The National Catholic Fishwrap reproduced on its site a talk given by South African Bishop Kevin Dowling (about whom WDTPRS has written before). I think they were especially interested to support Bp. Dowling’s talk, because he attacks what he called "restorationism".
He doesn’t like the path Pope Benedict, especially, has set us on. (He doesn’t really distinguish very well between John Paul’s and Benedict’s pontificate, by the way, and we are not surprised.)
As for the context, Bishop Dowling gave the talk to a sympathetic group and thought he was off the record. This talk, therefore, reflects his real thinking, and the thinking of a still large group in the Church.
There is so much in this talk that is just plain wrong it is too hard here to interject all points we would require. Let’s take just two points from His Excellency’s talk and drill at them for a bit.
Here is a central point of His Excellency’s talk, to save you some time:
“The Southern Cross [South Africa’s weekly Catholic newspaper] about 3 or 4 weeks ago published a picture of Bishop Slattery with his "cappa magna". For me, such a display of what amounts to triumphalism in a church torn apart by the sexual abuse scandal, is most unfortunate.”
We must respond: Episcopal miters are medieval in origin, too, Excellency. So are the bishops’ rings, crosiers and coats-of-arms.
You use all three.
Do you feel “triumphalistic” when you think of the sexual abuse scandal during Mass?
Perhaps while you’re at it, you’d like to tell Eastern Rite Catholics and Eastern Orthodox hierarchs to simplify their vesture as well? They use crowns!
And don’t forget the Archbishop of Canterbury and all the women Anglican bishops!!
A second point… and I think this is what is going to permit His Excellency to experience at first hand an examination by the CDF of his … notions: Bp. Dowling doesn’t seem to think that the Church exercises its teaching Magisterium unless through an Ecumenical Council. Perpend:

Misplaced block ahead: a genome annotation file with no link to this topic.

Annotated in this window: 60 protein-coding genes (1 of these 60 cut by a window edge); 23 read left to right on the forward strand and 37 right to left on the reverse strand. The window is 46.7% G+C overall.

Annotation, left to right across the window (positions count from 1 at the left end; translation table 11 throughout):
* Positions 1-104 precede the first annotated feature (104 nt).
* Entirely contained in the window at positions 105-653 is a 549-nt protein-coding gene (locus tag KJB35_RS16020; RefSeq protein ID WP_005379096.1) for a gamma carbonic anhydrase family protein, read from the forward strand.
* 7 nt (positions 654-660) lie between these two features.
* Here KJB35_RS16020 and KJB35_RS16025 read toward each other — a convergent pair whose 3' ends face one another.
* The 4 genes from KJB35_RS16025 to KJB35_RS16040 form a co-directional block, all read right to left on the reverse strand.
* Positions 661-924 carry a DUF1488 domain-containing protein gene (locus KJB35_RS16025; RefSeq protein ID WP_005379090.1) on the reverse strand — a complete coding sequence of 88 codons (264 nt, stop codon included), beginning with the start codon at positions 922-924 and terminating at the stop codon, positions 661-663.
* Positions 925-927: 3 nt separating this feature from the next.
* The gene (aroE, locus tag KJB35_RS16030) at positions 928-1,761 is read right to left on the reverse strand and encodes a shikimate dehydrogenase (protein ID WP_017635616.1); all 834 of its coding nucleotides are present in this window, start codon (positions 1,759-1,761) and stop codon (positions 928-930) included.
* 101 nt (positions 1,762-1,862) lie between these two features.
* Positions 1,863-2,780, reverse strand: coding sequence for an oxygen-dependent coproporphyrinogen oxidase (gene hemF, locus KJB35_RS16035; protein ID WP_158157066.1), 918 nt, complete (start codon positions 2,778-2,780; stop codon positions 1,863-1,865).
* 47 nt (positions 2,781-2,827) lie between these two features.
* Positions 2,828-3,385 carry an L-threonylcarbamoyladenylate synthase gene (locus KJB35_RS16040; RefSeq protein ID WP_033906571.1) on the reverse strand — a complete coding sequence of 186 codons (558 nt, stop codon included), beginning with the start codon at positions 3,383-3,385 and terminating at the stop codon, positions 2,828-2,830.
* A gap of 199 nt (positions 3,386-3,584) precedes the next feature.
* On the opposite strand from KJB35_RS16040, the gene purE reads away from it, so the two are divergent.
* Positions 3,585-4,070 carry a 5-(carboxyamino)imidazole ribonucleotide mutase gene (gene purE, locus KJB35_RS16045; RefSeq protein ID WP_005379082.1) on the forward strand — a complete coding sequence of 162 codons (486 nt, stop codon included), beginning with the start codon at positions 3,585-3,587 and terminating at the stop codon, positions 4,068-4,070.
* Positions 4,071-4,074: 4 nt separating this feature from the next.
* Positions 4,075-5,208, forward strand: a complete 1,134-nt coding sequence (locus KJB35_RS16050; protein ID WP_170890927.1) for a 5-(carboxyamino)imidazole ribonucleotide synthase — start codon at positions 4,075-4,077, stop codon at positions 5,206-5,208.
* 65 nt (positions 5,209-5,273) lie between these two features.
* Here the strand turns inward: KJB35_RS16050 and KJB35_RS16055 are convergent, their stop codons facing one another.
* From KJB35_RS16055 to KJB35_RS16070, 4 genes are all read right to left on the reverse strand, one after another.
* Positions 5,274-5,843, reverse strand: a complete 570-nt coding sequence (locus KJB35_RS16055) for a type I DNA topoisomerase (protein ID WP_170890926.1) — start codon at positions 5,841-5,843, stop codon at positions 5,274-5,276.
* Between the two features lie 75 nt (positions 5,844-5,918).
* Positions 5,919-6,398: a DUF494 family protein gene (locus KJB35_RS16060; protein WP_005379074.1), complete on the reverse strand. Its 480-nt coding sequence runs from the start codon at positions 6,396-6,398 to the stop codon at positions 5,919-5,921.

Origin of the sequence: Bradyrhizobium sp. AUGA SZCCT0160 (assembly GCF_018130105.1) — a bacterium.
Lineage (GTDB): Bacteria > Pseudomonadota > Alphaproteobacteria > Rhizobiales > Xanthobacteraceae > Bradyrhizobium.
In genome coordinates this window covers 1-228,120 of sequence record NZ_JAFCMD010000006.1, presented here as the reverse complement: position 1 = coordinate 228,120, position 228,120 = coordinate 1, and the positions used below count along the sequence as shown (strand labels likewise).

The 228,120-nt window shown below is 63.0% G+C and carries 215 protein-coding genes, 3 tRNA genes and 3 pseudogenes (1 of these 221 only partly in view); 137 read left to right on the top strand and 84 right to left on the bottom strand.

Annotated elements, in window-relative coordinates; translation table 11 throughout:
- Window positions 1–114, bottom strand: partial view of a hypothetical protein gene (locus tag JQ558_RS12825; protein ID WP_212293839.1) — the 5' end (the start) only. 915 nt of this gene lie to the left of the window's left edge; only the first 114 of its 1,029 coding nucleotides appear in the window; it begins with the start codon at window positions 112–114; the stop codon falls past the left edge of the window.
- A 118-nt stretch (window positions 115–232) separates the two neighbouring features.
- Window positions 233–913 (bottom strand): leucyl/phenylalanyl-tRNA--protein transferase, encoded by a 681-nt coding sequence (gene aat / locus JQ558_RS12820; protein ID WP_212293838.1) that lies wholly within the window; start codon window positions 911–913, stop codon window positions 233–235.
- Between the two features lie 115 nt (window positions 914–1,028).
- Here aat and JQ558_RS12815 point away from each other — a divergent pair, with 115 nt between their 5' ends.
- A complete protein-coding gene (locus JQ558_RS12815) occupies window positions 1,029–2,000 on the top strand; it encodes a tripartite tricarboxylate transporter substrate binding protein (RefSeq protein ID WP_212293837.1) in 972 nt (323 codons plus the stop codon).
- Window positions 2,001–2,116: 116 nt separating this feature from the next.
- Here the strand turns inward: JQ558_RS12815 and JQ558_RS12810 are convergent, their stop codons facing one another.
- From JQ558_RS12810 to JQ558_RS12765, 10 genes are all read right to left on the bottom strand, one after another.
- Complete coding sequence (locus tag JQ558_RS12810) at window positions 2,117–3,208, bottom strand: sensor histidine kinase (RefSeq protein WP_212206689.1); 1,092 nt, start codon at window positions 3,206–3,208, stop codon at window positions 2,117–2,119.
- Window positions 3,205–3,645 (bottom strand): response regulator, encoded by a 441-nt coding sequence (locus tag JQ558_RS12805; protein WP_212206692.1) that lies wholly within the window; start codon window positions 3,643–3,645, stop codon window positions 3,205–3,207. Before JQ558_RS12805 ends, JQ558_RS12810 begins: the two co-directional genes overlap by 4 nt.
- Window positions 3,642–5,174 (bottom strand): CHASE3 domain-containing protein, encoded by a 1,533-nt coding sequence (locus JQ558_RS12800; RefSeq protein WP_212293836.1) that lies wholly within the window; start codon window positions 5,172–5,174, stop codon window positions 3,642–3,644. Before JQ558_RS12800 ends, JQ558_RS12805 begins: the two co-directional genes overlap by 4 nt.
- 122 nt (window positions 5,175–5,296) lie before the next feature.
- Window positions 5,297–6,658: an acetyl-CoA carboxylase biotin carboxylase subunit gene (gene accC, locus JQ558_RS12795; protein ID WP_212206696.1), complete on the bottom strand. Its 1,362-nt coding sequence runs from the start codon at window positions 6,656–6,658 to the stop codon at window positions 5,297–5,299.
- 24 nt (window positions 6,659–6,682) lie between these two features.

Lest we do not highlight sufficiently this important fact. Vatican II was an ecumenical council, i.e., a solemn exercise of the magisterium of the church, i.e. the college of bishops gathered together with the bishop of Rome and exercising a teaching function for the whole church. In other words, its vision, its principles and the direction it gave are to be followed and implemented by all, from the pope to the peasant farmer in the fields of Honduras.
Since Vatican II there has been no such similar exercise of teaching authority by the magisterium. Instead, a series of decrees, pronouncements and decisions which have been given various "labels" stating, for example, that they must be firmly held to with "internal assent" by the Catholic faithful, but in reality are simply the theological or pastoral interpretations or opinions of those who have power at the centre of the church. They have not been solemnly defined as belonging to the "deposit of the faith" to be believed and followed, therefore, by all Catholics, as with other solemnly proclaimed dogmas. For example, the issues of celibacy for the priesthood and the ordination of women, withdrawn even from the realm of discussion. Therefore, such pronouncements are open to scrutiny — to discern whether they are in accord, for example, with the fundamental theological vision of Vatican II, or whether there is indeed a case to be made for a different interpretation or opinion.
Let’s see. There are some doctrinal questions to be asked about His Excellency’s positions.
Just for an example I recall Ordinatio sacerdotalis, by which John Paul II definitely clarified that the Church has no authority to ordain women. It was later clarified by the Prefect of the Congregation for the Doctrine of the Faith that the teaching of Ordinatio sacerdotalis is part of the deposit of faith.
Then also does His Excellency really believe that the teaching of a Council overrules or places constraints on the teaching authority of the Pope? So it would seem.
Should the Bishop need to pick up some extra miters and rings, along with his inevitable frequent flier miles, the shop Euroclero is directly across the street from the Palazzo Sant’Uffizio.